From: Ken Hart on

"G.T." <getnews1(a)> wrote in message
> I've been poking around on Ebay and Craigslist and there are some
> reasonble enlargers available at the moment, several Beseler 23c series.
> What's the most basic enlarger that I can do 35mm, 6x4.5, and 6x6
> negatives, and up to 11x14 prints?

I really like my Omega B-22. It will handle 6x6cm and smaller. If you are
going to use it for 35mm, be sure it includes the supplemental condenser
lens-- a small lens that lays on top of the regular condenser lenses to
concentrate the light over the smaller neg size.

(Omega's model numbers tell the neg size: "A" series is 35mm only, "B"
series is up to 6x6, "D" series is 4x5, "E" is 5x7, "F" is 8x10 and "G"
series is for 11x14 negatives. I'd love to have one of those, just for the
heck of it!)

From: Thor Lancelot Simon on
In article <mo8ao3dv85kuov73c6mr22tbch4npg9o8n(a)>,
Andrew Price <andrew.price(a)> wrote:
>On Tue, 8 Jan 2008 23:13:28 +0000 (UTC), tls(a) (Thor Lancelot
>Simon) wrote:
>>The canonical answer is the Beseler 23. The Beseler 67 is smaller, cheaper,
>>and will also work well.
>>If you're in or near New York you can have mine.
>Replaced it with something else, or just giving up printing?

I replaced it with something else almost 10 years ago, but I haven't ever
managed to get anyone to take it away from me.

Thor Lancelot Simon tls(a)

"The inconsistency is startling, though admittedly, if consistency is to
be abandoned or transcended, there is no problem." - Noam Chomsky
From: Rod Smith on
In article <13o7rl4n8jafc19(a)>,
"G.T." <getnews1(a)> writes:
> I've been poking around on Ebay and Craigslist and there are some reasonble
> enlargers available at the moment, several Beseler 23c series.
> What's the most basic enlarger that I can do 35mm, 6x4.5, and 6x6 negatives,
> and up to 11x14 prints?

The Beseler 23c you mention seems to be popular, although I can't comment
on it from personal experience. Durst, LPL, and Omega are other popular
brands that spring to mind. In Europe, Meoptas are also well-liked,
although they're rarer in the US.

Personally, I've got a Philips PCS130 with a PCS150 light source/control
unit, so I'll say a bit about it. This enlarger will handle up to 6x7
negatives, although the condensers needed for 6x7 are fairly rare (up to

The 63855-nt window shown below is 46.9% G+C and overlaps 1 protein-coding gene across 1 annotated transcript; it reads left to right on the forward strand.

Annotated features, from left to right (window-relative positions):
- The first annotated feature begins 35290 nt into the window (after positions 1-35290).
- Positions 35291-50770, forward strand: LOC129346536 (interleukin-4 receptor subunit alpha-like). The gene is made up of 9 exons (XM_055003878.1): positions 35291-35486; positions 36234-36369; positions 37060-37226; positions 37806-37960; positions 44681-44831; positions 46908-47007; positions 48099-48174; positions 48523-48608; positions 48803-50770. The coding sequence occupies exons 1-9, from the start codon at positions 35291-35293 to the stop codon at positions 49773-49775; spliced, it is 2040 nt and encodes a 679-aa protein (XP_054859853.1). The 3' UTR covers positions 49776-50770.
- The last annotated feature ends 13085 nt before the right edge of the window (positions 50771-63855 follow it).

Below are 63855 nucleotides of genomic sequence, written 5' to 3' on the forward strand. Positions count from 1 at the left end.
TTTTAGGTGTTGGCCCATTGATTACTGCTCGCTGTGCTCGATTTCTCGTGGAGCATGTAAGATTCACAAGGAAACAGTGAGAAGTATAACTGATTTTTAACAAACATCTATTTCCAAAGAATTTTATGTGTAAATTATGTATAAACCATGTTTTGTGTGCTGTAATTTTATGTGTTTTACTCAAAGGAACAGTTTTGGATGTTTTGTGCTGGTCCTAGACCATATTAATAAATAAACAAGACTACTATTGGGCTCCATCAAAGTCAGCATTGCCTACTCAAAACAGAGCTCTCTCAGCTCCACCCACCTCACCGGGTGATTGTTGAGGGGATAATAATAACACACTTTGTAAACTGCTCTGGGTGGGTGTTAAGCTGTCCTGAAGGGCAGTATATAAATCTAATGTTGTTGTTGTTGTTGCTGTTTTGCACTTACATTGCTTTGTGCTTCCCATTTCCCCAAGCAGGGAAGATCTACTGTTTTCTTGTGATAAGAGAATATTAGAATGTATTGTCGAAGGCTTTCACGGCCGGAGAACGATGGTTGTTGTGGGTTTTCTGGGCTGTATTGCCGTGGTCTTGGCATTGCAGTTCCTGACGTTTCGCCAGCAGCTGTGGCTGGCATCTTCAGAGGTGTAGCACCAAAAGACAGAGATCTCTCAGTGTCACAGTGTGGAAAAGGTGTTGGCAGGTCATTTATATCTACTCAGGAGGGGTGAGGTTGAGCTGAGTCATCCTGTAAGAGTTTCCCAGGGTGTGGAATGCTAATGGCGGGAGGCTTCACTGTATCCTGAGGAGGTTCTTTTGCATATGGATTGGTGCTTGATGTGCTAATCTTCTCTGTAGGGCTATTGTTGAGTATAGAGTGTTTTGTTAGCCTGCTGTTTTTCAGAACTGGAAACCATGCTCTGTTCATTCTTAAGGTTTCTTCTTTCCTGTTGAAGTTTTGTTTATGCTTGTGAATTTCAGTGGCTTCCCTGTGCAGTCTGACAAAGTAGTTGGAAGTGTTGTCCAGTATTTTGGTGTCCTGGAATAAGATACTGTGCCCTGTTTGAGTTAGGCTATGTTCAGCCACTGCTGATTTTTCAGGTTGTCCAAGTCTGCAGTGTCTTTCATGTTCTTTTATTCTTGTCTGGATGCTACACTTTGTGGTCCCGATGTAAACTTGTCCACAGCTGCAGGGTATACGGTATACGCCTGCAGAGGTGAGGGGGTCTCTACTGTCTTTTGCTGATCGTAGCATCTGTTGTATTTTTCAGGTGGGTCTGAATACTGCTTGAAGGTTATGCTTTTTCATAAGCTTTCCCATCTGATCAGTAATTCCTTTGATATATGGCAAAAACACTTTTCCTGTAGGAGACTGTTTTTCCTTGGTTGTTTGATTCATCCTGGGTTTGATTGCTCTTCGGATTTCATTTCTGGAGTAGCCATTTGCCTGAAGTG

6x6 is common). The Philips is a nice unit, although it's long since
discontinued and it was never all that common, so getting spare parts can
be a problem. The PCS150 light source uses three somewhat exotic (and
therefore expensive -- about $15-$30 apiece) 14V 35W MR11 bulbs, which is
definitely a minus. The PCS130 was available without the PCS150 light
source, but most I've seen on eBay pair the two of them. The PCS150 is
unusual because it uses a single-exposure additive color system -- those
three bulbs are associated with red, green, and blue filters, and
"filtration" for VC B&W papers or color papers is done by varying the
brightness of each bulb. This is logically equivalent to using the more
common cyan, magenta, and yellow filters in front of a single bulb.
Another unusual feature is that it's a color enlarger that uses condensers
(most color enlargers use a diffusion design).

In any event, the Philips is a well-built enlarger with a decent set of
features, such as a rotating head for wall projection, a fine-focus knob
(optional, but most units I've seen on eBay have it), and a perspective
control head. A more popular unit, such as a Beseler 23c, would have the
advantage of easier-to-find parts and less expensive bulbs; however, if
you stumble across a Philips PCS130/PCS150 (or the PCS2000, which is a
diffusion cousin to the PCS130/PCS150) at a good price and with all the
parts you need (ideally including a couple of spare bulbs), it'd be a fine

FWIW, I used to have a Durst C35. This was the bottom-of-the-line Durst
model, and it could only handle up to 35mm, so it wouldn't be of much
interest to you -- except that Durst once sold an optional diffusion box
to let the enlarger handle up to 6x6. Although the C35 is a compact unit,
I recommend you avoid it. It's just not very sturdily built. Also,
although it's sold as a color unit, it includes only magenta and yellow
filters. This is fine for B&W, and even for most color enlargements; but
you may need slide-in cyan filters for some color enlargements. Higher-end
Durst units are apparently much better than this one, although I've never
used one.

More generally speaking, I recommend you get a color enlarger. You can use
the color filters to control the contrast of VC B&W papers. With a B&W
enlarger, you'll need separate contrast control filters. My impression is
that most people prefer using color heads (or the somewhat rarer VC heads,
which have just magenta and yellow filters) to separate filters, although
there are definitely exceptions to this rule. Also, if you get a color
enlarger you'll be set to do color enlargements, even if you don't plan to
do so now. In today's used market, color enlargers carry little or no
price premium over B&W enlargers. Note that some enlargers (mostly fairly
old models) were sold as color units just because they had filter drawers,
so watch out for that. I'd call such units B&W enlargers, even if they've
got the word "color" in their names. The main reason to avoid color
enlargers is if you prefer condenser to diffusion enlargers, since color
condenser enlargers are pretty rare.

Rod Smith, rodsmith(a)
Author of books on Linux, FreeBSD, and networking